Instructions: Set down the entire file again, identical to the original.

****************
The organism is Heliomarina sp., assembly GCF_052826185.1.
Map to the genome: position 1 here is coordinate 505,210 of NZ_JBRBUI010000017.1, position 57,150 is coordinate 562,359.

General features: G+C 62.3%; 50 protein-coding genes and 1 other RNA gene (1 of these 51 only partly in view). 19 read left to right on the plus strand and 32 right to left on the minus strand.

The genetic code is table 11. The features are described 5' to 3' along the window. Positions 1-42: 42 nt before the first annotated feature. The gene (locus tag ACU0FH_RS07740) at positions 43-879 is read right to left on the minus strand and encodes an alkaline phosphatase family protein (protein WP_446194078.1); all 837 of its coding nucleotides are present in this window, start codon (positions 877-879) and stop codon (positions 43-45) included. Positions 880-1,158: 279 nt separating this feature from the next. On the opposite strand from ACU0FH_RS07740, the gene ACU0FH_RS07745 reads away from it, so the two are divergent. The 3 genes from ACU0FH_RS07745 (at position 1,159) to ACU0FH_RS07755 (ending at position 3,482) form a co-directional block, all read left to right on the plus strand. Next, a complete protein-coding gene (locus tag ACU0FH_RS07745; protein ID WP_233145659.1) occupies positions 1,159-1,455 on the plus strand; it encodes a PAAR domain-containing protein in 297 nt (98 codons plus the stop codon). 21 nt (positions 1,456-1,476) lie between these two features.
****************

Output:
The organism is Heliomarina sp., assembly GCF_052826185.1.
Map to the genome: position 1 here is coordinate 505,210 of NZ_JBRBUI010000017.1, position 57,150 is coordinate 562,359.

General features: G+C 62.3%; 50 protein-coding genes and 1 other RNA gene (1 of these 51 only partly in view). 19 read left to right on the plus strand and 32 right to left on the minus strand.

The genetic code is table 11. The features are described 5' to 3' along the window. Positions 1-42: 42 nt before the first annotated feature. The gene (locus tag ACU0FH_RS07740) at positions 43-879 is read right to left on the minus strand and encodes an alkaline phosphatase family protein (protein WP_446194078.1); all 837 of its coding nucleotides are present in this window, start codon (positions 877-879) and stop codon (positions 43-45) included. Positions 880-1,158: 279 nt separating this feature from the next. On the opposite strand from ACU0FH_RS07740, the gene ACU0FH_RS07745 reads away from it, so the two are divergent. The 3 genes from ACU0FH_RS07745 (at position 1,159) to ACU0FH_RS07755 (ending at position 3,482) form a co-directional block, all read left to right on the plus strand. Next, a complete protein-coding gene (locus tag ACU0FH_RS07745; protein ID WP_233145659.1) occupies positions 1,159-1,455 on the plus strand; it encodes a PAAR domain-containing protein in 297 nt (98 codons plus the stop codon). 21 nt (positions 1,456-1,476) lie between these two features.